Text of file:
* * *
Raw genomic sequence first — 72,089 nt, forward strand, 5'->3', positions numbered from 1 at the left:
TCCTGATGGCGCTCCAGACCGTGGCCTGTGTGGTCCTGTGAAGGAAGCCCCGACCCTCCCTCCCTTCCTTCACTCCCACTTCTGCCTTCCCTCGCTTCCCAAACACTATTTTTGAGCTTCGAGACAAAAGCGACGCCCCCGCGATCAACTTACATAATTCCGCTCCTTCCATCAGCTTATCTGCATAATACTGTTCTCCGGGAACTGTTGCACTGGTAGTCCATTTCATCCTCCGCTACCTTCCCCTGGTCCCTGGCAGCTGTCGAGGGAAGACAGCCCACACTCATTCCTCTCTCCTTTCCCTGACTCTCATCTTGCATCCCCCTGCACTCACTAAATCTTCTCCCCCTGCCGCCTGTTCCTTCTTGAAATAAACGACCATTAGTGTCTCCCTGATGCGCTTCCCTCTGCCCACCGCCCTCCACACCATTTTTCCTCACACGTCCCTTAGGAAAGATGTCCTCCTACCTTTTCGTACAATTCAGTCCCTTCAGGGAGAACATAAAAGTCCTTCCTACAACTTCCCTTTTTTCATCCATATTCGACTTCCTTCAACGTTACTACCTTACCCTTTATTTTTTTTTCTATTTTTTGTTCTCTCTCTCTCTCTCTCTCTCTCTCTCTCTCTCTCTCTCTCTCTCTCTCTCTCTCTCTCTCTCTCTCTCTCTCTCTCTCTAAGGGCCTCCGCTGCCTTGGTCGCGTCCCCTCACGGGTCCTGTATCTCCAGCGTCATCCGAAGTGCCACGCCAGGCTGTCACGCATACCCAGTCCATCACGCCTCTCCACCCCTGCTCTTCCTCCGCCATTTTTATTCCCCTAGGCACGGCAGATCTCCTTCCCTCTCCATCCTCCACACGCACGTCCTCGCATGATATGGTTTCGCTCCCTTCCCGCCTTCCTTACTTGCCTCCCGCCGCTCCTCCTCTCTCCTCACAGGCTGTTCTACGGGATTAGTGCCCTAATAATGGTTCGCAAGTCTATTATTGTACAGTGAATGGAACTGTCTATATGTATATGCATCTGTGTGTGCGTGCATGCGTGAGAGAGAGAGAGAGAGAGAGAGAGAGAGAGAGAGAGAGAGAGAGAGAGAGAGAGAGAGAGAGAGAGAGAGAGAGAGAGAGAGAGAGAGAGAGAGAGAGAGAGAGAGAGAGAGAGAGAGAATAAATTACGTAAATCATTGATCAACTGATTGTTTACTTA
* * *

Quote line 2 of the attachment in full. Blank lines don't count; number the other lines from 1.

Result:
TCCTGATGGCGCTCCAGACCGTGGCCTGTGTGGTCCTGTGAAGGAAGCCCCGACCCTCCCTCCCTTCCTTCACTCCCACTTCTGCCTTCCCTCGCTTCCCAAACACTATTTTTGAGCTTCGAGACAAAAGCGACGCCCCCGCGATCAACTTACATAATTCCGCTCCTTCCATCAGCTTATCTGCATAATACTGTTCTCCGGGAACTGTTGCACTGGTAGTCCATTTCATCCTCCGCTACCTTCCCCTGGTCCCTGGCAGCTGTCGAGGGAAGACAGCCCACACTCATTCCTCTCTCCTTTCCCTGACTCTCATCTTGCATCCCCCTGCACTCACTAAATCTTCTCCCCCTGCCGCCTGTTCCTTCTTGAAATAAACGACCATTAGTGTCTCCCTGATGCGCTTCCCTCTGCCCACCGCCCTCCACACCATTTTTCCTCACACGTCCCTTAGGAAAGATGTCCTCCTACCTTTTCGTACAATTCAGTCCCTTCAGGGAGAACATAAAAGTCCTTCCTACAACTTCCCTTTTTTCATCCATATTCGACTTCCTTCAACGTTACTACCTTACCCTTTATTTTTTTTTCTATTTTTTGTTCTCTCTCTCTCTCTCTCTCTCTCTCTCTCTCTCTCTCTCTCTCTCTCTCTCTCTCTCTCTCTCTCTCTCTCTCTCTCTCTAAGGGCCTCCGCTGCCTTGGTCGCGTCCCCTCACGGGTCCTGTATCTCCAGCGTCATCCGAAGTGCCACGCCAGGCTGTCACGCATACCCAGTCCATCACGCCTCTCCACCCCTGCTCTTCCTCCGCCATTTTTATTCCCCTAGGCACGGCAGATCTCCTTCCCTCTCCATCCTCCACACGCACGTCCTCGCATGATATGGTTTCGCTCCCTTCCCGCCTTCCTTACTTGCCTCCCGCCGCTCCTCCTCTCTCCTCACAGGCTGTTCTACGGGATTAGTGCCCTAATAATGGTTCGCAAGTCTATTATTGTACAGTGAATGGAACTGTCTATATGTATATGCATCTGTGTGTGCGTGCATGCGTGAGAGAGAGAGAGAGAGAGAGAGAGAGAGAGAGAGAGAGAGAGAGAGAGAGAGAGAGAGAGAGAGAGAGAGAGAGAGAGAGAGAGAGAGAGAGAGAGAGAGAGAGAGAGAGAGAGAGAGAATAAATTACGTAAATCATTGATCAACTGATTGTTTACTTA